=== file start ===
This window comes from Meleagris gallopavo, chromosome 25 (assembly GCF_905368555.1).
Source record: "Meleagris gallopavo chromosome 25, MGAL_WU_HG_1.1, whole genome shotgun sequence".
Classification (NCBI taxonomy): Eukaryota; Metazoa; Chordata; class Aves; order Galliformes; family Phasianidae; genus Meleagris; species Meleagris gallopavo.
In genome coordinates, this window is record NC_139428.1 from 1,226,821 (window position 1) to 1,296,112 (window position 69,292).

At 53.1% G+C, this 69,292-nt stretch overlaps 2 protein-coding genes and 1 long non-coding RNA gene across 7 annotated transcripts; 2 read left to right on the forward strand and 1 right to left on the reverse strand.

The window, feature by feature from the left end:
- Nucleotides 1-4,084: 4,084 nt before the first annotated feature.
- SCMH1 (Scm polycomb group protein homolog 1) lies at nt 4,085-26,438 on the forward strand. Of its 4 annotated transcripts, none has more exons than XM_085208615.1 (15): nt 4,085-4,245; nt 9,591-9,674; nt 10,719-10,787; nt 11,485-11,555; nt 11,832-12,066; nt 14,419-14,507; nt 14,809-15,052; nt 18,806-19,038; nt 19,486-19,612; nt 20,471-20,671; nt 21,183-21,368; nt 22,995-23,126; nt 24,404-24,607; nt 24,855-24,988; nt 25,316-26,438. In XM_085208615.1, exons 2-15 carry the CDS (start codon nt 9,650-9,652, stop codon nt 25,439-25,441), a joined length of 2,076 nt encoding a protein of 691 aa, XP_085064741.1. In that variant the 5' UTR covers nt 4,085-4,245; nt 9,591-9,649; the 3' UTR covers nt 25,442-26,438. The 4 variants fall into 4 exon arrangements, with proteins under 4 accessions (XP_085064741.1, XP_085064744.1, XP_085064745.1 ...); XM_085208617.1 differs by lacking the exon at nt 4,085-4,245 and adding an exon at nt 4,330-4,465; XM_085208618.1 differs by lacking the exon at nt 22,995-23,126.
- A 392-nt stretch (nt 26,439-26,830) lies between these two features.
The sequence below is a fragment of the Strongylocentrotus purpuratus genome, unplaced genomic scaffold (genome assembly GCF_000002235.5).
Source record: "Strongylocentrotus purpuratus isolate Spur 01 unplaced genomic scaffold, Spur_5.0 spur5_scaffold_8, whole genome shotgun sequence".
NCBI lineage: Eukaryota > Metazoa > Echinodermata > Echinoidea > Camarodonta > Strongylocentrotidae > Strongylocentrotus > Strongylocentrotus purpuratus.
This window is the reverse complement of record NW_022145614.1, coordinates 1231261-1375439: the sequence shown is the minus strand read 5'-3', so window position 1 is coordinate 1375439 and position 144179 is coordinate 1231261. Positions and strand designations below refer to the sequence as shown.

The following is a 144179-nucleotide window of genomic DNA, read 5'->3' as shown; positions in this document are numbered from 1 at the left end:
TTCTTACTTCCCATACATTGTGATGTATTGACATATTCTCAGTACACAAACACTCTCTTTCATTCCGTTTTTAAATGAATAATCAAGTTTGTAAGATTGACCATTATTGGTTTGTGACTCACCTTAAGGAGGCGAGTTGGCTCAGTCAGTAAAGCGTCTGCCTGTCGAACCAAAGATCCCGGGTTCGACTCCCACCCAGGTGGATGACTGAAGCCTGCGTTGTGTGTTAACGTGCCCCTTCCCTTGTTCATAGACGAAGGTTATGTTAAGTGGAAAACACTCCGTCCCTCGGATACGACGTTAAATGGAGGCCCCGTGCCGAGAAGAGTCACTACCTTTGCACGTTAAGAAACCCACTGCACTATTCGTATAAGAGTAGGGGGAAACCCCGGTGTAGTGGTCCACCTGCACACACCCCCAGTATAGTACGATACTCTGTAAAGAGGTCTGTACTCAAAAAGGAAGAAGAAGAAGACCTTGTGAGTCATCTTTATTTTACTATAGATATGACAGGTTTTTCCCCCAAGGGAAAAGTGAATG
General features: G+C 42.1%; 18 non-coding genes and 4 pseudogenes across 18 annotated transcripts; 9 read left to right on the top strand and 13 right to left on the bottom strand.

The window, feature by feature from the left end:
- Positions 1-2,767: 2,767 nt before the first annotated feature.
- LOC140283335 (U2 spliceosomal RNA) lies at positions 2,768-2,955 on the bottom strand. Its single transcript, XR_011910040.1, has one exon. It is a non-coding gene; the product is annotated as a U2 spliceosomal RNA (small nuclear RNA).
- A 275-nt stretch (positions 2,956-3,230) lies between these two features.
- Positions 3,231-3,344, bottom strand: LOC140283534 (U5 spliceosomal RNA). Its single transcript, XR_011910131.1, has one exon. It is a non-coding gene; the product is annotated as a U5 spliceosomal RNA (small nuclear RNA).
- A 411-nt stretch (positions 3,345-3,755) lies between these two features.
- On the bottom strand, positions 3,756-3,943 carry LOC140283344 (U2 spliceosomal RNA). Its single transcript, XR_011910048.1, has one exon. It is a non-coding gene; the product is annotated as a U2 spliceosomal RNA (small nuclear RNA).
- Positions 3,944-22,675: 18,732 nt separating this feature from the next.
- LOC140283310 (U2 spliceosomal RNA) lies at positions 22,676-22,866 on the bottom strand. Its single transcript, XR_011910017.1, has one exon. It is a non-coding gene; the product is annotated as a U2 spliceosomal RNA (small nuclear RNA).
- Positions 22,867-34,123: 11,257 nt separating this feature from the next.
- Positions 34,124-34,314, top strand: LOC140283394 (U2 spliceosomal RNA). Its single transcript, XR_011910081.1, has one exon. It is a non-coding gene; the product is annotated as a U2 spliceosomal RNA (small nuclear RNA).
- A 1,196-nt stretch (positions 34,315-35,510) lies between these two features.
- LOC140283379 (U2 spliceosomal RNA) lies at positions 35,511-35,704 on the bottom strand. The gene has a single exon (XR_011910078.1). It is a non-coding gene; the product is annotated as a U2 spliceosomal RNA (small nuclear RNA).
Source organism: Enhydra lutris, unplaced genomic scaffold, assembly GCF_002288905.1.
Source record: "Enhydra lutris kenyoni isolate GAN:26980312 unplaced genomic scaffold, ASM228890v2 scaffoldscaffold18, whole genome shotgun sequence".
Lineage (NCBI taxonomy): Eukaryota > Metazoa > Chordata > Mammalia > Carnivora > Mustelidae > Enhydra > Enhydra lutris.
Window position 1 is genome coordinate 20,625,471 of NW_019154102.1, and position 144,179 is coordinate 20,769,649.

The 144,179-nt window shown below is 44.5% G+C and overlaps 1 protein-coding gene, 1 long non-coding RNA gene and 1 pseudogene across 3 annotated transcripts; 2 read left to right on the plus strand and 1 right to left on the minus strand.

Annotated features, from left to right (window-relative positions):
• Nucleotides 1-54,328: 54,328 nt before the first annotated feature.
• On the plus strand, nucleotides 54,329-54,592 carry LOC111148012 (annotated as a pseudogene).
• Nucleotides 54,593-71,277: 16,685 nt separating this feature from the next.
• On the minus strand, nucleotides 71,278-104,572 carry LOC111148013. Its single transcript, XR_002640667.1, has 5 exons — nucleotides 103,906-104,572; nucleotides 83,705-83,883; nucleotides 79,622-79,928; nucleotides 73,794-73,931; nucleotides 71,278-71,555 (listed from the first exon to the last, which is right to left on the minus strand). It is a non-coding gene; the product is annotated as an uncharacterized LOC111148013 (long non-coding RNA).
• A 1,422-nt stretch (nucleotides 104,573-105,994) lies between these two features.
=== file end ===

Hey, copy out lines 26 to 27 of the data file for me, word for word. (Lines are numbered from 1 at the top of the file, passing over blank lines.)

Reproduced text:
- Positions 22,867-34,123: 11,257 nt separating this feature from the next.
- Positions 34,124-34,314, top strand: LOC140283394 (U2 spliceosomal RNA). Its single transcript, XR_011910081.1, has one exon. It is a non-coding gene; the product is annotated as a U2 spliceosomal RNA (small nuclear RNA).